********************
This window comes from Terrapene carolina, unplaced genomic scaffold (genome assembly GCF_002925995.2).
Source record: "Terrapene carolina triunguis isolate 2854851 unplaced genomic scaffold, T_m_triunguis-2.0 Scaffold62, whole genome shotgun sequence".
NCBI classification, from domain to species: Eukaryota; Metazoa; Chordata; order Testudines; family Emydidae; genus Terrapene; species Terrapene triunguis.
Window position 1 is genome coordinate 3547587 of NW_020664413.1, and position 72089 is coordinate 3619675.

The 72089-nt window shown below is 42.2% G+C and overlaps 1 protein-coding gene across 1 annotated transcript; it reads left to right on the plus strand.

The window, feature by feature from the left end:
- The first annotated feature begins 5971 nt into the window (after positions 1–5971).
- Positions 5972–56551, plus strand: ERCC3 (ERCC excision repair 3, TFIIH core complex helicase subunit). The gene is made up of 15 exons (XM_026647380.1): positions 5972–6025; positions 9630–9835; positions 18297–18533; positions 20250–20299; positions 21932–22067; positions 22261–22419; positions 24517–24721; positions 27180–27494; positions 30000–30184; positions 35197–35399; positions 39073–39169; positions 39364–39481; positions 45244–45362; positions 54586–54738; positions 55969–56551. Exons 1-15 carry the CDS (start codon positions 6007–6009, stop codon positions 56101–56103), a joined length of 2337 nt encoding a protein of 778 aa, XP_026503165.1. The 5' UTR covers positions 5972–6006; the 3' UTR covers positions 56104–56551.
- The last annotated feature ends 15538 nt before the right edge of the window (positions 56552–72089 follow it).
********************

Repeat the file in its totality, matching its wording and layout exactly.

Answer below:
This window comes from Terrapene carolina, unplaced genomic scaffold (genome assembly GCF_002925995.2).
Source record: "Terrapene carolina triunguis isolate 2854851 unplaced genomic scaffold, T_m_triunguis-2.0 Scaffold62, whole genome shotgun sequence".
NCBI classification, from domain to species: Eukaryota; Metazoa; Chordata; order Testudines; family Emydidae; genus Terrapene; species Terrapene triunguis.
Window position 1 is genome coordinate 3547587 of NW_020664413.1, and position 72089 is coordinate 3619675.

The 72089-nt window shown below is 42.2% G+C and overlaps 1 protein-coding gene across 1 annotated transcript; it reads left to right on the plus strand.

The window, feature by feature from the left end:
- The first annotated feature begins 5971 nt into the window (after positions 1–5971).
- Positions 5972–56551, plus strand: ERCC3 (ERCC excision repair 3, TFIIH core complex helicase subunit). The gene is made up of 15 exons (XM_026647380.1): positions 5972–6025; positions 9630–9835; positions 18297–18533; positions 20250–20299; positions 21932–22067; positions 22261–22419; positions 24517–24721; positions 27180–27494; positions 30000–30184; positions 35197–35399; positions 39073–39169; positions 39364–39481; positions 45244–45362; positions 54586–54738; positions 55969–56551. Exons 1-15 carry the CDS (start codon positions 6007–6009, stop codon positions 56101–56103), a joined length of 2337 nt encoding a protein of 778 aa, XP_026503165.1. The 5' UTR covers positions 5972–6006; the 3' UTR covers positions 56104–56551.
- The last annotated feature ends 15538 nt before the right edge of the window (positions 56552–72089 follow it).